Today, March 22, my book The Geek Atlas
is part of a special O'Reilly Deal of the Day
. Here are the details:
O'Reilly, No Starch Press, and Tidbits will donate all revenues, less author royalties, from "Deal of the Day" sales to the Japanese Red Cross Society.
Thanks to the Internet, we understand more deeply than ever that everyone on the planet is connected. The disasters that have hit Japan feel close to home, and those of us at O'Reilly, No Starch, and Tidbits want to do something to help the Japanese people recover and rebuild. We know many of you do, too. Working with the O'Reilly Tokyo office, we will ensure that your valued contribution goes to the relief of those most in need. We'll update the total amount donated throughout the day, as well as the final amount.
That's a great deal since all the revenue will go to the Japanese Red Cross. You can take advantage of this deal with the code DDJPN.
But there's one part that makes me uncomfortable. Although O'Reilly is giving almost every penny they receive to this cause, they are going to pay me my royalty. That's 10% of whatever people pay O'Reilly for the eBook of The Geek Atlas
using that code.
I can't in good conscience promote this deal and then accept money. So, if you buy The Geek Atlas eBook today using that code please email me
the receipt from O'Reilly and I will donate 10% of what you paid O'Reilly to the Japanese Red Cross so that 100% of what you pay to O'Reilly ends up helping victims of the earthquake and tsunami, and so that I don't profit from this disaster.
A few weekends ago I went to visit Down House
where Charles Darwin and his family lived from 1842. It's very close to London and an easy drive. The house is managed by English Heritage
and contains a combination of restored rooms and an exhibition covering Darwin, his family life and his work. It was completely restored in 1996.
The museum explains how Darwin ended up thinking about natural selection and contains a large selection from Darwin's own collection. There are his original notebooks on display as well as items he collected, such as these Galapagos finches:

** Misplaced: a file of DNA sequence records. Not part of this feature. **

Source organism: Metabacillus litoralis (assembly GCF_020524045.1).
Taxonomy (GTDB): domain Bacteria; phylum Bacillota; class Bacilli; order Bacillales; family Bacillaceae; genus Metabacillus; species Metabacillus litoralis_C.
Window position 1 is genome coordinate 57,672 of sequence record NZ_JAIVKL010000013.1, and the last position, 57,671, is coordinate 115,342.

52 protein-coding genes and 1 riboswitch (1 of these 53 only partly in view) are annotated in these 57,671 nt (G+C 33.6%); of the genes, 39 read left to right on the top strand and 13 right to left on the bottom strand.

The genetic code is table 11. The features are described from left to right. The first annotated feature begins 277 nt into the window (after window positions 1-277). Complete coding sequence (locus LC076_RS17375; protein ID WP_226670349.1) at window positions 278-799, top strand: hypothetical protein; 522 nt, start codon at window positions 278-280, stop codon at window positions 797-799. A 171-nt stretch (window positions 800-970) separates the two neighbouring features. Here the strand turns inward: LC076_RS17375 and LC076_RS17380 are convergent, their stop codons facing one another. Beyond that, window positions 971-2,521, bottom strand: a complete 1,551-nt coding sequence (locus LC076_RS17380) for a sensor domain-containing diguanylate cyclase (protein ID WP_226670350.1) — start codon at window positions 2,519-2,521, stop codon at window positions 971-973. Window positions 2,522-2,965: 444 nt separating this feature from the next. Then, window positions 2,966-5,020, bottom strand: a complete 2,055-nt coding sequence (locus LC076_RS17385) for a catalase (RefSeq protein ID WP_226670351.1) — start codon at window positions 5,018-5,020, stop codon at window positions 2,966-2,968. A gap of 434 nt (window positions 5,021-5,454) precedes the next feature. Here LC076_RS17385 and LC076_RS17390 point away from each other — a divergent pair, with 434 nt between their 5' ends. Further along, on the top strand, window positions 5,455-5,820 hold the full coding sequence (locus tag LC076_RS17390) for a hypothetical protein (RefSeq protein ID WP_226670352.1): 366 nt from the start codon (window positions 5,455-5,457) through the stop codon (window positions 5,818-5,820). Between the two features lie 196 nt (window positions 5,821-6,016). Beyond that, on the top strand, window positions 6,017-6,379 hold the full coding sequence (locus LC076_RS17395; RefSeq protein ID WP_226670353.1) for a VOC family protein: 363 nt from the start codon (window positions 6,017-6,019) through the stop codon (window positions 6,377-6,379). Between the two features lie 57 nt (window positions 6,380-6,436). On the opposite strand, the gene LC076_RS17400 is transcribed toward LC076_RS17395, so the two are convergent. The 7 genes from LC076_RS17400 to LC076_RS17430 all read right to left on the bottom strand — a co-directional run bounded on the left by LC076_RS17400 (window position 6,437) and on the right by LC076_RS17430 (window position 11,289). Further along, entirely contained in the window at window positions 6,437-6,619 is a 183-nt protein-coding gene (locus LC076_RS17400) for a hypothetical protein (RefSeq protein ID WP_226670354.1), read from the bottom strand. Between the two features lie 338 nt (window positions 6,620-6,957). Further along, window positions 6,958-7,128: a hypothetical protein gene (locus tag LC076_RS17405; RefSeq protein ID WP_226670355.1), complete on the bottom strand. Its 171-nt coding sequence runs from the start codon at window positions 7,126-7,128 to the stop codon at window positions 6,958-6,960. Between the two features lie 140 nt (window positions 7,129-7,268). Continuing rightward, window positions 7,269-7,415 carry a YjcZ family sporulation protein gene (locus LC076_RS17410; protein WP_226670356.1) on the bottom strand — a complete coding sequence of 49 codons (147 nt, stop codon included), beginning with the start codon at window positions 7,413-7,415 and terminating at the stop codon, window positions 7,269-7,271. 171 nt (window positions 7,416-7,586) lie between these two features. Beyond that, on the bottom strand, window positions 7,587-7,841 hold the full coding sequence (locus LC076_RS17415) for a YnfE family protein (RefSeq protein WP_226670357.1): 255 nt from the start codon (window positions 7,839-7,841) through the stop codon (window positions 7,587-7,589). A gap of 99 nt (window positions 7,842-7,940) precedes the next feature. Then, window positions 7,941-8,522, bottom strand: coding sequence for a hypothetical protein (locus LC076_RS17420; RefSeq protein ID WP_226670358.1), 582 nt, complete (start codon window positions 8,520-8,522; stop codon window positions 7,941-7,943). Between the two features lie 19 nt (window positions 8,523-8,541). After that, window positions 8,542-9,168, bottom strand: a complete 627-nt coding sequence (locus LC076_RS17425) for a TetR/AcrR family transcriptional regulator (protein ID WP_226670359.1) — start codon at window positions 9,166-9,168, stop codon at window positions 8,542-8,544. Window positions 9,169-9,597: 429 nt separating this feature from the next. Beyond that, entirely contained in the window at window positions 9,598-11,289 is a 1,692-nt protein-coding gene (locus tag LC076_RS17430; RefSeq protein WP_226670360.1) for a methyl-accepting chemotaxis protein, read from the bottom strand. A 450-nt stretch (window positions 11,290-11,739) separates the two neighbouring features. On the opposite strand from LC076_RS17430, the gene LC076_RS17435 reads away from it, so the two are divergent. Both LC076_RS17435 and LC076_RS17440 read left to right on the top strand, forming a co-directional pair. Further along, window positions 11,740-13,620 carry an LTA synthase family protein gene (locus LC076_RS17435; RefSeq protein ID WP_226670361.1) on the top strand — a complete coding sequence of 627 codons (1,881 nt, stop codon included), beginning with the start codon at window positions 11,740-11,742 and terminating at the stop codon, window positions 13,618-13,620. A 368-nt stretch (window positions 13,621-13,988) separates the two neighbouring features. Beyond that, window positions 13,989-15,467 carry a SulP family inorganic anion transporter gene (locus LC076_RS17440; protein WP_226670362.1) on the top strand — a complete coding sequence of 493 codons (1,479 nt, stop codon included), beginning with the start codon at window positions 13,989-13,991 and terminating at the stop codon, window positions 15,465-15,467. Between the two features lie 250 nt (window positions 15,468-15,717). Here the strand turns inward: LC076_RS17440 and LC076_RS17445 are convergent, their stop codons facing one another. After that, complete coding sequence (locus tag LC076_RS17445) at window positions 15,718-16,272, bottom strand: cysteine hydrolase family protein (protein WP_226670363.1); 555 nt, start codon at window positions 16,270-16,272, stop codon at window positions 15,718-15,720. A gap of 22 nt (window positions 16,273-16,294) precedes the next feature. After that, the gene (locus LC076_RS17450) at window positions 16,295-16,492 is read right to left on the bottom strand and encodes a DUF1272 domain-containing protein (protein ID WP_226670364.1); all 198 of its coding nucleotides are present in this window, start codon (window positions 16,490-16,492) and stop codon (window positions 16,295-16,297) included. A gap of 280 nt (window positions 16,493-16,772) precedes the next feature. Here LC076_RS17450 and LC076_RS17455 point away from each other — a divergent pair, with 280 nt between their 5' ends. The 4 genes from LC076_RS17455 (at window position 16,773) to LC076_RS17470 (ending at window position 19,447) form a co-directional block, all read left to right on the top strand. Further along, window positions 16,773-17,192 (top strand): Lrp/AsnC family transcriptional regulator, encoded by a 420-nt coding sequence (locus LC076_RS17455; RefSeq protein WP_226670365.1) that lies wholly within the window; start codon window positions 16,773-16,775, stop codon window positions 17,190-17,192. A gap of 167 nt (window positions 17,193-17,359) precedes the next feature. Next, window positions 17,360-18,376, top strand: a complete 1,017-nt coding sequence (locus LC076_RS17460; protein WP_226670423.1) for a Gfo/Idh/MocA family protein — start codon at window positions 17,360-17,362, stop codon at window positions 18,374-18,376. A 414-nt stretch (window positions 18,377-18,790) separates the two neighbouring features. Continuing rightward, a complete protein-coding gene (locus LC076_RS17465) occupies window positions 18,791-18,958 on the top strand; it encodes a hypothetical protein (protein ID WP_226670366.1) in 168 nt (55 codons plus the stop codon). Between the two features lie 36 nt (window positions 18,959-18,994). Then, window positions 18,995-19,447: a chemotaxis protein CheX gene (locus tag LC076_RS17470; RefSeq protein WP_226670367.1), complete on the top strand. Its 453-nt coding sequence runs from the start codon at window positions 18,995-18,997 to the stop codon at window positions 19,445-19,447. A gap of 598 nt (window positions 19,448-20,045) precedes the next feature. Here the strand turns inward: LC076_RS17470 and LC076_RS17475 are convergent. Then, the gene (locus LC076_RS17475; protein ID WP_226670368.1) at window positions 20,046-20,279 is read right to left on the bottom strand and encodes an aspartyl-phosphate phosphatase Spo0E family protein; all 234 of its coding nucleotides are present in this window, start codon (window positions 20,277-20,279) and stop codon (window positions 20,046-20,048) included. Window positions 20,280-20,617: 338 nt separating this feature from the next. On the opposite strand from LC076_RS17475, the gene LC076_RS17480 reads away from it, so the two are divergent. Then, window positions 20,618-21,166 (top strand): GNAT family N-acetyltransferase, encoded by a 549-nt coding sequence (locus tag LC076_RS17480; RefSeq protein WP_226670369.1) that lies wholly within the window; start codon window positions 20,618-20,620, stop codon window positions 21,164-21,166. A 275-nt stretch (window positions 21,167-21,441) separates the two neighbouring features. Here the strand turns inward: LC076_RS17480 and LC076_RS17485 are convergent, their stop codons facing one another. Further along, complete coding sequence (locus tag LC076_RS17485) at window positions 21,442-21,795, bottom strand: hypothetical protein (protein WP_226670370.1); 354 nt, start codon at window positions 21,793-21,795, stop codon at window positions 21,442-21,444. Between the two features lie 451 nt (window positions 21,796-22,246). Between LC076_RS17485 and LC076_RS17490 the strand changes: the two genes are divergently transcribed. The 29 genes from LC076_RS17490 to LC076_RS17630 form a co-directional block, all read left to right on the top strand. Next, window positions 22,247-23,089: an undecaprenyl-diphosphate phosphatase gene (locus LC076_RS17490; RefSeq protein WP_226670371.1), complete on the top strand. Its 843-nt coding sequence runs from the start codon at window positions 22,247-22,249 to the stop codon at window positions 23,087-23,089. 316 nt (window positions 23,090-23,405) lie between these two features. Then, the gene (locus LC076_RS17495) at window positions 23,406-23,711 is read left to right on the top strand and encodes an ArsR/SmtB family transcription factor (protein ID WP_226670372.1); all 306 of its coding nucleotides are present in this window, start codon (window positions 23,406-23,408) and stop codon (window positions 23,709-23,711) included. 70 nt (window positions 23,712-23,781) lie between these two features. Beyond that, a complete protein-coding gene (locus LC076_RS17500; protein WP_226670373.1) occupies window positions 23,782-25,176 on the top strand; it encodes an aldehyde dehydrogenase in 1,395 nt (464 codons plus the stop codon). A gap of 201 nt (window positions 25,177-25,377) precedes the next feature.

His family life is covered, including the death of his daughter Annie
aged 10. This log book details Darwin's observations of his daughter's health and treatments tried.
It's clear that Darwin had a lot of affection for his children. This is a slide he had built that attached to the staircase inside the house to his children could slide down on pillows.
The museum has many parts that are suitable for children. Here's a game that explains how traits are passed down in birds and there's another that shows the link between the number of cats at Down House and the amount of clover growing on the lawn (cats kill mice, mice attack bee hives, bees pollinate; increase the cats and you get more clover).
Darwin himself wasn't averse to a good game. There's a room in the house dedicated to billiards where Darwin would go to relax from the strain of the public reaction to his theory of natural selection.
In his study, there's his armchair which he modified so that it had wheels attached. This allowed him to scoot around the room to get books or specimens without having to get up. Since he would be sitting with a board across his lap for writing it was more efficient to glide around.
Lest you think Darwin was physically lazy any trip should end at the bottom of the large garden with a walk around Darwin's sandy thinking path inside a copse. Darwin had it constructed so he could take a daily constitutional walk while thinking. He would walk around the path using a pile of stones to count the number of circuits he'd done while thinking.